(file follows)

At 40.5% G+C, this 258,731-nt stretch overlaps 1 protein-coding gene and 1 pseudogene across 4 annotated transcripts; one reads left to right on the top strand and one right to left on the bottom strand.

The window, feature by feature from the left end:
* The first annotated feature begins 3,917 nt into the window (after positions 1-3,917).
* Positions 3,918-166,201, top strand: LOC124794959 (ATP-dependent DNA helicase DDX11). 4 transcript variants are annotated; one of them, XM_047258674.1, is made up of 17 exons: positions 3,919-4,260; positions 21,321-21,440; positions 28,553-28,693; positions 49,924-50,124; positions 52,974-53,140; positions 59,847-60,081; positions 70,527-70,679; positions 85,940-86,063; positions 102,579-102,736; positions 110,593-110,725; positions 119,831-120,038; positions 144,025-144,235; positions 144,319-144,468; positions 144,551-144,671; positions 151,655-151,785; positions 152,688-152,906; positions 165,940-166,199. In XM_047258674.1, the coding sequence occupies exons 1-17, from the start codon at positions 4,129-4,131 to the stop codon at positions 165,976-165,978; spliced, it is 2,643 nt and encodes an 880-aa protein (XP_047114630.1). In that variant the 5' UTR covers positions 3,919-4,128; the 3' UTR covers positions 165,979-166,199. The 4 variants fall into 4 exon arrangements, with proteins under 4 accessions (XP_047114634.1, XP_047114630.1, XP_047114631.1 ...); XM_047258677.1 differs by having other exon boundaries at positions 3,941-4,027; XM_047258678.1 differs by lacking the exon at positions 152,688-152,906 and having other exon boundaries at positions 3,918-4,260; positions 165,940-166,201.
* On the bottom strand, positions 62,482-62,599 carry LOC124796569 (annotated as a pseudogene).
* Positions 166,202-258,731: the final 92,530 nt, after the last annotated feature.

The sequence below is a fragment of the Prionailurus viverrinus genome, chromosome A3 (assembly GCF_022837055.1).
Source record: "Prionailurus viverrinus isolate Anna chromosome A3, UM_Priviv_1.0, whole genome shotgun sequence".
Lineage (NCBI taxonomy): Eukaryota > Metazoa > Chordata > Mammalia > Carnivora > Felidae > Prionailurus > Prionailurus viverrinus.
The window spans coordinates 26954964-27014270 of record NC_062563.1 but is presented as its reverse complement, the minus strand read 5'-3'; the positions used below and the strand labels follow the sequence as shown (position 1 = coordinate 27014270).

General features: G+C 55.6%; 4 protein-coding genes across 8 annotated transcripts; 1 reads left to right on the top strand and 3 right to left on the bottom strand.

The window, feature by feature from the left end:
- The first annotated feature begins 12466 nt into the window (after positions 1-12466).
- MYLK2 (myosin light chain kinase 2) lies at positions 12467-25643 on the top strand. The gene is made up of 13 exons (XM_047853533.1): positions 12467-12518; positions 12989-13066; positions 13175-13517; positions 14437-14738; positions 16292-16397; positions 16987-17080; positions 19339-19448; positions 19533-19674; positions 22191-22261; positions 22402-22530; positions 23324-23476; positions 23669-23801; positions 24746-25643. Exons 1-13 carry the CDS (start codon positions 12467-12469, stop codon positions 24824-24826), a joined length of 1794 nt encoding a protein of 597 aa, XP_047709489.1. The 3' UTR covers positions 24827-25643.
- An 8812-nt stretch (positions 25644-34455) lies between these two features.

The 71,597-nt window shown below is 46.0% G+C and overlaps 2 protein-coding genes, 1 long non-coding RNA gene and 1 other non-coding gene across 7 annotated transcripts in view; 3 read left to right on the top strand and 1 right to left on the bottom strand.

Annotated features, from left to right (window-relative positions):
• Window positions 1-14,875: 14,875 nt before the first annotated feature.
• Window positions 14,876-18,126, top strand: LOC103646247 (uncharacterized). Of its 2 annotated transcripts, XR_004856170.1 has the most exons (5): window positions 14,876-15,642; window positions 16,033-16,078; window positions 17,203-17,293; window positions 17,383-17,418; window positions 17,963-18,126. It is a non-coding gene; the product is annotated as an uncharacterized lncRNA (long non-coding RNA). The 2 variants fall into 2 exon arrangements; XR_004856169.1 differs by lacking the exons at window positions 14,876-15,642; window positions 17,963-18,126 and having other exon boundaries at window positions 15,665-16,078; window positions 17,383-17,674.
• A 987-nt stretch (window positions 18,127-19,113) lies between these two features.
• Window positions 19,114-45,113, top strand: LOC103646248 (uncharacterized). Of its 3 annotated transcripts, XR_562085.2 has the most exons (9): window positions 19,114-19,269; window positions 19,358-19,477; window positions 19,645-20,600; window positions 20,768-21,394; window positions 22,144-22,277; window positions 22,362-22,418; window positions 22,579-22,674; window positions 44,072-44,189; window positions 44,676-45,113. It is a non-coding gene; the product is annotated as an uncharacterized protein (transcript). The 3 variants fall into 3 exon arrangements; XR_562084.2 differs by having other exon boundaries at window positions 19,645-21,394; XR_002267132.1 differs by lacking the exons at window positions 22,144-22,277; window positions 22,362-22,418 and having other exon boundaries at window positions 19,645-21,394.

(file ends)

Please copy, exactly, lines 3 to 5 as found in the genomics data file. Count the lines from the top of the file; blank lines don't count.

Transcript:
* The first annotated feature begins 3,917 nt into the window (after positions 1-3,917).
* Positions 3,918-166,201, top strand: LOC124794959 (ATP-dependent DNA helicase DDX11). 4 transcript variants are annotated; one of them, XM_047258674.1, is made up of 17 exons: positions 3,919-4,260; positions 21,321-21,440; positions 28,553-28,693; positions 49,924-50,124; positions 52,974-53,140; positions 59,847-60,081; positions 70,527-70,679; positions 85,940-86,063; positions 102,579-102,736; positions 110,593-110,725; positions 119,831-120,038; positions 144,025-144,235; positions 144,319-144,468; positions 144,551-144,671; positions 151,655-151,785; positions 152,688-152,906; positions 165,940-166,199. In XM_047258674.1, the coding sequence occupies exons 1-17, from the start codon at positions 4,129-4,131 to the stop codon at positions 165,976-165,978; spliced, it is 2,643 nt and encodes an 880-aa protein (XP_047114630.1). In that variant the 5' UTR covers positions 3,919-4,128; the 3' UTR covers positions 165,979-166,199. The 4 variants fall into 4 exon arrangements, with proteins under 4 accessions (XP_047114634.1, XP_047114630.1, XP_047114631.1 ...); XM_047258677.1 differs by having other exon boundaries at positions 3,941-4,027; XM_047258678.1 differs by lacking the exon at positions 152,688-152,906 and having other exon boundaries at positions 3,918-4,260; positions 165,940-166,201.
* On the bottom strand, positions 62,482-62,599 carry LOC124796569 (annotated as a pseudogene).